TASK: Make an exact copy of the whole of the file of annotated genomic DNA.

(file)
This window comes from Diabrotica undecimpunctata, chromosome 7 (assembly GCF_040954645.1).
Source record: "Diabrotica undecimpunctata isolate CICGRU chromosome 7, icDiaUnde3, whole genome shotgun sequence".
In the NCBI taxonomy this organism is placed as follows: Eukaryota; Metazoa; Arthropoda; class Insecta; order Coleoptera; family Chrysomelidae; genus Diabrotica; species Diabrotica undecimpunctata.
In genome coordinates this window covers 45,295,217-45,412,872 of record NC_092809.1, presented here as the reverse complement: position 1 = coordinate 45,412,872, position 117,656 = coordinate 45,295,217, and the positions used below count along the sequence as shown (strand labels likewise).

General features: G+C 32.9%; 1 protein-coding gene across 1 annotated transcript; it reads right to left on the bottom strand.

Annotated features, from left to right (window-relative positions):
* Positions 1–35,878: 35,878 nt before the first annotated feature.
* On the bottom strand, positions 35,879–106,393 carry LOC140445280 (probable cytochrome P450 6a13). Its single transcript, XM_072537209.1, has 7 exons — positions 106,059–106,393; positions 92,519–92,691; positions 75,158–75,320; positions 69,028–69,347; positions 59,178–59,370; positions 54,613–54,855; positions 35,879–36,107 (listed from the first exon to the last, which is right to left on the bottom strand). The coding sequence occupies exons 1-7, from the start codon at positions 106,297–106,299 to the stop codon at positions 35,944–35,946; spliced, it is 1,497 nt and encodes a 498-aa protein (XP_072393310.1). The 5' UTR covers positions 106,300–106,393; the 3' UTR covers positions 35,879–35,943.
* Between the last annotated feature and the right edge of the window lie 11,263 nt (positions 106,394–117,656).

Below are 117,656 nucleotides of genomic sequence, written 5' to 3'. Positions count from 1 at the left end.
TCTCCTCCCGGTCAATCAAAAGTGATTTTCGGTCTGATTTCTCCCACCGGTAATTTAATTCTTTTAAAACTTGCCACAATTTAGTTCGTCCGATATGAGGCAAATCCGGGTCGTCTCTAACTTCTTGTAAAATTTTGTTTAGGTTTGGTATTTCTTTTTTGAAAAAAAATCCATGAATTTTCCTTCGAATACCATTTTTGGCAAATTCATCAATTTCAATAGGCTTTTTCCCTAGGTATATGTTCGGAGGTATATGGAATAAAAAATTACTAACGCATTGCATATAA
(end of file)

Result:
This window comes from Diabrotica undecimpunctata, chromosome 7 (assembly GCF_040954645.1).
Source record: "Diabrotica undecimpunctata isolate CICGRU chromosome 7, icDiaUnde3, whole genome shotgun sequence".
In the NCBI taxonomy this organism is placed as follows: Eukaryota; Metazoa; Arthropoda; class Insecta; order Coleoptera; family Chrysomelidae; genus Diabrotica; species Diabrotica undecimpunctata.
In genome coordinates this window covers 45,295,217-45,412,872 of record NC_092809.1, presented here as the reverse complement: position 1 = coordinate 45,412,872, position 117,656 = coordinate 45,295,217, and the positions used below count along the sequence as shown (strand labels likewise).

General features: G+C 32.9%; 1 protein-coding gene across 1 annotated transcript; it reads right to left on the bottom strand.

Annotated features, from left to right (window-relative positions):
* Positions 1–35,878: 35,878 nt before the first annotated feature.
* On the bottom strand, positions 35,879–106,393 carry LOC140445280 (probable cytochrome P450 6a13). Its single transcript, XM_072537209.1, has 7 exons — positions 106,059–106,393; positions 92,519–92,691; positions 75,158–75,320; positions 69,028–69,347; positions 59,178–59,370; positions 54,613–54,855; positions 35,879–36,107 (listed from the first exon to the last, which is right to left on the bottom strand). The coding sequence occupies exons 1-7, from the start codon at positions 106,297–106,299 to the stop codon at positions 35,944–35,946; spliced, it is 1,497 nt and encodes a 498-aa protein (XP_072393310.1). The 5' UTR covers positions 106,300–106,393; the 3' UTR covers positions 35,879–35,943.
* Between the last annotated feature and the right edge of the window lie 11,263 nt (positions 106,394–117,656).

Below are 117,656 nucleotides of genomic sequence, written 5' to 3'. Positions count from 1 at the left end.
TCTCCTCCCGGTCAATCAAAAGTGATTTTCGGTCTGATTTCTCCCACCGGTAATTTAATTCTTTTAAAACTTGCCACAATTTAGTTCGTCCGATATGAGGCAAATCCGGGTCGTCTCTAACTTCTTGTAAAATTTTGTTTAGGTTTGGTATTTCTTTTTTGAAAAAAAATCCATGAATTTTCCTTCGAATACCATTTTTGGCAAATTCATCAATTTCAATAGGCTTTTTCCCTAGGTATATGTTCGGAGGTATATGGAATAAAAAATTACTAACGCATTGCATATAA